Your challenge, should you choose to accept it (and if you’re taking the ACT, you have to accept it): Answer 75 questions in just 45 minutes. The ACT English section is no joke. It’s a fast-paced race to the finish, a grammar-error-laden minefield requiring agility and speed, a test of endurance that takes you to the farthest reaches of usage and mechanics.
Okay, really it’s a multiple choice test, so it’s not that exciting. But it’s worth a fourth of your total ACT score, so it is important.
If you’re hoping for a top English score, you’ll need to prepare to answer every question correctly. In fact, it’s incredibly rare to be able to earn a perfect 36 if you miss just one question. Read on for our best ACT English tips.
Know What’s Tested
You’ll have a better idea of what to work on if you have a good understanding of what’s on the test.
The ACT English section is pretty evenly divided between grammar questions and rhetoric questions. Grammar questions test usage and mechanics, and rhetoric questions test broader writing strategy. If you have a good idea of the topics that come up most frequently, you know which topics are likely to have the biggest impact on your score. This table shows you the topics on the ACT English section from most to least frequent.
Know Your Weaknesses
Every test-taker has a different set of strengths and weaknesses. On English, your biggest weakness usually falls under the heading of either content or time management.
To figure out how big of an issue time management might be, conduct a little experiment. Take a practice English test with a timer set for 45 minutes. When the timer goes off, finish the rest of the test section without timing yourself, but mark the questions you answer untimed. The question you are trying to answer is whether you are missing questions only because you don’t have enough time to get to all of them, because you don’t know the answers, or because of some combination of the two.
Once you know where your biggest weaknesses lie, you can take steps to address them. If timing is your biggest weakness, you’ll want to work on time management strategies. If content is your biggest weakness, you’ll want to identify content areas to focus your study efforts on.
Practice Makes Perfect
Check out our post about the importance of practice tests in ACT prep. One of the best test prep tactics is to complete timed practice sections and practice tests. This helps you work on time management, testing strategies, and content.
Understand Your Mistakes
Your practice won’t help much unless you go back and review your mistakes. Even though it’s not fun to wallow in your wrong answers, reviewing each missed question will help you avoid future mistakes. Be sure you understand why you got the question wrong and why the correct answer is correct. If you can’t figure it out, ask a tutor, friend, or teacher.
Watch the Clock
You know you have 45 minutes to address 5 passages and 75 questions. It helps to break this down into bite-sized pieces so that you aren’t too rushed during the final passage—after all, there are probably several questions on that last passage that you can totally get right if you aren’t having to rush.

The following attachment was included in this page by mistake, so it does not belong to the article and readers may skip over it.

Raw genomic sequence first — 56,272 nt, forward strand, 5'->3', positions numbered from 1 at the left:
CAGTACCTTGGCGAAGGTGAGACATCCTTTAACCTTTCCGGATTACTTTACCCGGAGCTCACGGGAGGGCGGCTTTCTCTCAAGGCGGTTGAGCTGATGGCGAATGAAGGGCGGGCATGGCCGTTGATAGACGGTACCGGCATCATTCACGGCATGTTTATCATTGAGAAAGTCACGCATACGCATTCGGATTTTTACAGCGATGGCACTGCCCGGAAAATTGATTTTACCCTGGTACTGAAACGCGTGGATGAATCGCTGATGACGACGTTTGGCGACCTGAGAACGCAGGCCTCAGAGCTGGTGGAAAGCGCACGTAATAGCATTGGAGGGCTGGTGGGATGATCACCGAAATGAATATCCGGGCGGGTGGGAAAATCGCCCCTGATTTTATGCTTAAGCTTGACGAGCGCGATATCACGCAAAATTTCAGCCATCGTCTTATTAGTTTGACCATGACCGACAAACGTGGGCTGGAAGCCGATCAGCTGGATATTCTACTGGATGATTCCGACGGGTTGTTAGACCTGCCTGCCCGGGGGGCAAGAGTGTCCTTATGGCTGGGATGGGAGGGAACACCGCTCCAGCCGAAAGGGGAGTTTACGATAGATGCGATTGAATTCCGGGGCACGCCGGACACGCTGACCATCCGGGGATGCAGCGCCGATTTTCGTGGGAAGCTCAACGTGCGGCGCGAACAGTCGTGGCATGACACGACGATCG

Give yourself 8 minutes for each passage and set of questions. After 8 minutes, move on to the next passage regardless of whether you’re finished. At the end, you’ll have about 5 minutes left. Use those 5 minutes to go back and answer any questions you skipped or review any questions you weren’t sure about.
Go Paragraph by Paragraph
Chop the passage into pieces. Read an entire paragraph, jot down a 2- or 3-word summary of the main idea, and then answer the questions for that paragraph. If you get stuck on a tough question, keep moving and come back to it. Repeat the same process with the next paragraph.
Tackle Big Picture Questions Last
Use the little summaries you wrote defining the main idea or purpose to go back and skim the passage in order to better address any questions that cover the passage as a whole or relationships between paragraphs.
Read Everything Surrounding the Underlined Portion
Don’t just read the underlined portion and the answer choices—read the entire sentence containing the underlined portion and the sentences immediately before and after. This context will allow you to get to the right answer. For example, the ACT sometimes slips a pronoun-antecedent agreement error that you would only see if you read the previous sentence, which might contain the antecedent.
Identify the Specific Error
Don’t immediately go with the answer that “sounds right”—that can be a good strategy for making an educated guess when you’re trying to eliminate answers, but it won’t get you to the right answer if that’s your go-to strategy. Instead, try to identify the specific error in the question so that you can eliminate answers that don’t fix the original error—you’ll have a much better chance of getting the right answer than if you go by instinct alone.
If you’re new to the test, you can read our Introduction to the ACT here. Visit your local C2 Education center for a free practice ACT and learn how C2’s experts can help you maximize your ACT scores.